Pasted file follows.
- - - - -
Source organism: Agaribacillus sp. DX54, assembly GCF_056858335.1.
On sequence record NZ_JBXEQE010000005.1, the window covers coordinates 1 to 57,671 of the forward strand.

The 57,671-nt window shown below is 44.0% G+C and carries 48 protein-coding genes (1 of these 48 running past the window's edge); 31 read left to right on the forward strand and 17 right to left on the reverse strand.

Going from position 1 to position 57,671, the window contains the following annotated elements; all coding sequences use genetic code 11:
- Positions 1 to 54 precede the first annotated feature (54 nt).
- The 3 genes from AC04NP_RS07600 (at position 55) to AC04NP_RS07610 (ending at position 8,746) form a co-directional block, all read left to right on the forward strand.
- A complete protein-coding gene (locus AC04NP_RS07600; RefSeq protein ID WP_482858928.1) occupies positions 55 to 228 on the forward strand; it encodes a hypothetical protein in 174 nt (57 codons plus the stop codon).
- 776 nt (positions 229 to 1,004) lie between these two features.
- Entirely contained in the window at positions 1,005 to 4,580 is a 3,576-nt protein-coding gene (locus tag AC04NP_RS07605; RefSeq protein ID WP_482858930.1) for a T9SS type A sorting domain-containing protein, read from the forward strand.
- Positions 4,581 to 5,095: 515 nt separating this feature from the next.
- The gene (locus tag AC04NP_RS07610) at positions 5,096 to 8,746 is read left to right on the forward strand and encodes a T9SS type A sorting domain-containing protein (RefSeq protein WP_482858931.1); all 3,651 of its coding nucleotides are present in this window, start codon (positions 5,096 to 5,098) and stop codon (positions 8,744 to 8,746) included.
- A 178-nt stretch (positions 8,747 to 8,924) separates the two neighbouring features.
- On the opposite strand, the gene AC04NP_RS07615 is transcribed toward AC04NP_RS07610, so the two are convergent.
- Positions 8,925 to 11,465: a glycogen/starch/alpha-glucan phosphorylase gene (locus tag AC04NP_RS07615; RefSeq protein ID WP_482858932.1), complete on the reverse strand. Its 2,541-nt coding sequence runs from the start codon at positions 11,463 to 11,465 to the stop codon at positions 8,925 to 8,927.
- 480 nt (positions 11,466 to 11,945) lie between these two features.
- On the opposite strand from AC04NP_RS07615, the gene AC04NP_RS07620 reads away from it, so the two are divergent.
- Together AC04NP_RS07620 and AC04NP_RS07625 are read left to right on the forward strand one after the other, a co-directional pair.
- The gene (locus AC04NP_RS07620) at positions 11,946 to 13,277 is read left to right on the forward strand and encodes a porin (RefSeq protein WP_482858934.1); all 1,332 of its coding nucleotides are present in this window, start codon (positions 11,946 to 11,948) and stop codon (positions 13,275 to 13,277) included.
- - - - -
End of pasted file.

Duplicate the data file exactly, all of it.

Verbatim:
Source organism: Agaribacillus sp. DX54, assembly GCF_056858335.1.
On sequence record NZ_JBXEQE010000005.1, the window covers coordinates 1 to 57,671 of the forward strand.

The 57,671-nt window shown below is 44.0% G+C and carries 48 protein-coding genes (1 of these 48 running past the window's edge); 31 read left to right on the forward strand and 17 right to left on the reverse strand.

Going from position 1 to position 57,671, the window contains the following annotated elements; all coding sequences use genetic code 11:
- Positions 1 to 54 precede the first annotated feature (54 nt).
- The 3 genes from AC04NP_RS07600 (at position 55) to AC04NP_RS07610 (ending at position 8,746) form a co-directional block, all read left to right on the forward strand.
- A complete protein-coding gene (locus AC04NP_RS07600; RefSeq protein ID WP_482858928.1) occupies positions 55 to 228 on the forward strand; it encodes a hypothetical protein in 174 nt (57 codons plus the stop codon).
- 776 nt (positions 229 to 1,004) lie between these two features.
- Entirely contained in the window at positions 1,005 to 4,580 is a 3,576-nt protein-coding gene (locus tag AC04NP_RS07605; RefSeq protein ID WP_482858930.1) for a T9SS type A sorting domain-containing protein, read from the forward strand.
- Positions 4,581 to 5,095: 515 nt separating this feature from the next.
- The gene (locus tag AC04NP_RS07610) at positions 5,096 to 8,746 is read left to right on the forward strand and encodes a T9SS type A sorting domain-containing protein (RefSeq protein WP_482858931.1); all 3,651 of its coding nucleotides are present in this window, start codon (positions 5,096 to 5,098) and stop codon (positions 8,744 to 8,746) included.
- A 178-nt stretch (positions 8,747 to 8,924) separates the two neighbouring features.
- On the opposite strand, the gene AC04NP_RS07615 is transcribed toward AC04NP_RS07610, so the two are convergent.
- Positions 8,925 to 11,465: a glycogen/starch/alpha-glucan phosphorylase gene (locus tag AC04NP_RS07615; RefSeq protein ID WP_482858932.1), complete on the reverse strand. Its 2,541-nt coding sequence runs from the start codon at positions 11,463 to 11,465 to the stop codon at positions 8,925 to 8,927.
- 480 nt (positions 11,466 to 11,945) lie between these two features.
- On the opposite strand from AC04NP_RS07615, the gene AC04NP_RS07620 reads away from it, so the two are divergent.
- Together AC04NP_RS07620 and AC04NP_RS07625 are read left to right on the forward strand one after the other, a co-directional pair.
- The gene (locus AC04NP_RS07620) at positions 11,946 to 13,277 is read left to right on the forward strand and encodes a porin (RefSeq protein WP_482858934.1); all 1,332 of its coding nucleotides are present in this window, start codon (positions 11,946 to 11,948) and stop codon (positions 13,275 to 13,277) included.